St. Augustine: Where the Old World meets the New
“If you think the Sunshine State is all about theme parks and frying on the beaches, you probably haven’t been to St. Augustine,” said Dave Seminara in The New York Times. This small coastal city, the longest continually occupied European settlement in North America, feels “vaguely European” even as it remains a “distinctly American place.” Grab a butter pecan milkshake when you stroll its Historic District, and whether you spend most of the day at the history museums or on the beach, you’ll never be far from some good eating.
La Herencia Café “St. Augustine is no place to skip breakfast,” and this Cuban-American café on the oldest street in America is a must-stop for one of the day’s early meals. Start with “what may be the best café con leche north of Miami.” Then try the guajiro, an open-face omelet over Cuban toast, topped with black beans, roast pork, salsa, and romano cheese. 4 Aviles St., (904) 829-9487
Preserved It’s hard to pass up an indulgent brunch on the porch of a former Victorian home: shrimp and grits, roasted oysters, warm scones with jam. But trust chef Brian Whittington day or night. The James Beard Award nominee has turned a sketchy former mini market in Lincolnville into one of St. Augustine’s best restaurants. 102 Bridge St., (904) 679-4940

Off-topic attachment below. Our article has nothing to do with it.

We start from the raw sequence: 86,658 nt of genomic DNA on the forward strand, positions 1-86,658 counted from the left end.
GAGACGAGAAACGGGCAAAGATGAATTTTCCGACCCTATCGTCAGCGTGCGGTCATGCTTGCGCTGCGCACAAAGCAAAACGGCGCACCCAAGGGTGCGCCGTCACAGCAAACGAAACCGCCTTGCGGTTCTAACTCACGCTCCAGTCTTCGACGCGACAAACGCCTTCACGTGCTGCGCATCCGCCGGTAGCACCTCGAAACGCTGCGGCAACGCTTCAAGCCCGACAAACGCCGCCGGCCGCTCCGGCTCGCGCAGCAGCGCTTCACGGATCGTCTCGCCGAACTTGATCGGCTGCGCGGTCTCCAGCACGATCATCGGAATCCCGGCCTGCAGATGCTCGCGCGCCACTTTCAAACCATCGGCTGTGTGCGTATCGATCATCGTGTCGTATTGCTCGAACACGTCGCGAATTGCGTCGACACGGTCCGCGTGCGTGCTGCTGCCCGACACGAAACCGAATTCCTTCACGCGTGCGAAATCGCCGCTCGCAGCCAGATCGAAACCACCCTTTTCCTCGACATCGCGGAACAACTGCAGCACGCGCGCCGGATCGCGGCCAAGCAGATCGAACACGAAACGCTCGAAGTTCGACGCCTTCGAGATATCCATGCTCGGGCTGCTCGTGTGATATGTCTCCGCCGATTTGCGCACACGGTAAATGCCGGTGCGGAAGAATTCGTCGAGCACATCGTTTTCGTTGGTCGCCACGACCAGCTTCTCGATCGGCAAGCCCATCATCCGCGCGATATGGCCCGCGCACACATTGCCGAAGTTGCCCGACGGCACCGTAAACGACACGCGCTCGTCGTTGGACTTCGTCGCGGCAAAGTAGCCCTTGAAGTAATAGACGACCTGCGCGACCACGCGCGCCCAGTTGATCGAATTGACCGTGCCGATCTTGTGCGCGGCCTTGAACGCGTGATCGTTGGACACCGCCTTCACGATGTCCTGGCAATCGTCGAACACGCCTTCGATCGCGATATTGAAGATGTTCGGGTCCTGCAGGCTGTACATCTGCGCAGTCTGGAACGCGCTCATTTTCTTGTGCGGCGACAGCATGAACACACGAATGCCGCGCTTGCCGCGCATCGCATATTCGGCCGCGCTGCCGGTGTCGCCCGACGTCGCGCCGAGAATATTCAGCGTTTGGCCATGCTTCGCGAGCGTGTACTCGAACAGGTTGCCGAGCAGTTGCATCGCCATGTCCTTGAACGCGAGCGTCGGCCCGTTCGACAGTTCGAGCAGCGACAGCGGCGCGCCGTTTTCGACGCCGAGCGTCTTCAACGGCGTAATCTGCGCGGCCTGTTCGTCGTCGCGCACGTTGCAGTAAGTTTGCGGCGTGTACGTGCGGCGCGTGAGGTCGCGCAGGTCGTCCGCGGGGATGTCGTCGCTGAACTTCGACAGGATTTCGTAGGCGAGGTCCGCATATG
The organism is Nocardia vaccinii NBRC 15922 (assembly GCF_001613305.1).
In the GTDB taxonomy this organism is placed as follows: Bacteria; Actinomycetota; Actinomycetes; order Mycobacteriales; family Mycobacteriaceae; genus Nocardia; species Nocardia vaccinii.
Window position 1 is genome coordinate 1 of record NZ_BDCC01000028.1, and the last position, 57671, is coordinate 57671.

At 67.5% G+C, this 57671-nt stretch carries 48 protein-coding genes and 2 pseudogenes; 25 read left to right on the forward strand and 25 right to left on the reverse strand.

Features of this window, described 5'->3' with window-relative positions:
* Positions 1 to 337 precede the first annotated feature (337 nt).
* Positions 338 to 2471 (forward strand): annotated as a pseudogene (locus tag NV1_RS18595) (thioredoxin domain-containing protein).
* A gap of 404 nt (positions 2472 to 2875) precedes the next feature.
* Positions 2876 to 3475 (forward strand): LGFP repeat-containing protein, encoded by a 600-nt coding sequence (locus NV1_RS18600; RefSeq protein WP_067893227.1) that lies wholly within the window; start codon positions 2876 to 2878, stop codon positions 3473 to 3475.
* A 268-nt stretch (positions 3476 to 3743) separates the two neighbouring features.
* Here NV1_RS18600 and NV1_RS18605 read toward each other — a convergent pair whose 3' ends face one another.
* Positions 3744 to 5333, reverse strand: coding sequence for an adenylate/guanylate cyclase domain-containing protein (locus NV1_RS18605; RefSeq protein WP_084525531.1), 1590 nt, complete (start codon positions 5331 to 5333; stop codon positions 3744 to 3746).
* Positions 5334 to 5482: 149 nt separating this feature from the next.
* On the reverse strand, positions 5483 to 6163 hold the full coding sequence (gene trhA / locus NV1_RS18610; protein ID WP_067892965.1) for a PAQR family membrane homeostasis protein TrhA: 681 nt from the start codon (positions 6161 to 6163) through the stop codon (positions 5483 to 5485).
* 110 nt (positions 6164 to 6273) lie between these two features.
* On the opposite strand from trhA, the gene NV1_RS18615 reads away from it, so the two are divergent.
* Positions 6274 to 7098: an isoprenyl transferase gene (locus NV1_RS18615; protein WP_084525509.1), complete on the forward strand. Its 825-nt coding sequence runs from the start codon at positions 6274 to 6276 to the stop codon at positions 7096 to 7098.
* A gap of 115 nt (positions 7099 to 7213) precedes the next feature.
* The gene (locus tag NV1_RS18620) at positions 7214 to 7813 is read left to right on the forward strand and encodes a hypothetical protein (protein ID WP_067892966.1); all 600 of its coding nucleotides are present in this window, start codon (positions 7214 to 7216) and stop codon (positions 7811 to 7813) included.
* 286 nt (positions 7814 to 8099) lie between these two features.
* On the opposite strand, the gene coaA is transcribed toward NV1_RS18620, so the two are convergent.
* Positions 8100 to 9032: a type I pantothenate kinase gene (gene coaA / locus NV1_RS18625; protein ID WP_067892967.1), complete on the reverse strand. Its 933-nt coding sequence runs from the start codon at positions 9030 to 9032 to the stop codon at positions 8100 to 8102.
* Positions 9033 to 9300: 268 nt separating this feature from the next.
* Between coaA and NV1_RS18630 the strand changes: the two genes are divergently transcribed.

The Floridian At this casual refuge in the Historic District, the chef, Genie McNally, “specializes in Southern comfort food and healthier alternatives to the usual suspects.” Think blackened tuna niçoise with charred cherry tomatoes or shrimp and sausage pilau with braised farm greens, all served indoors or on a patio shaded by towering live oaks. 72 Spanish St., (904) 829-0655
Ken Goodman Photography, Tom Schifanella Photography ■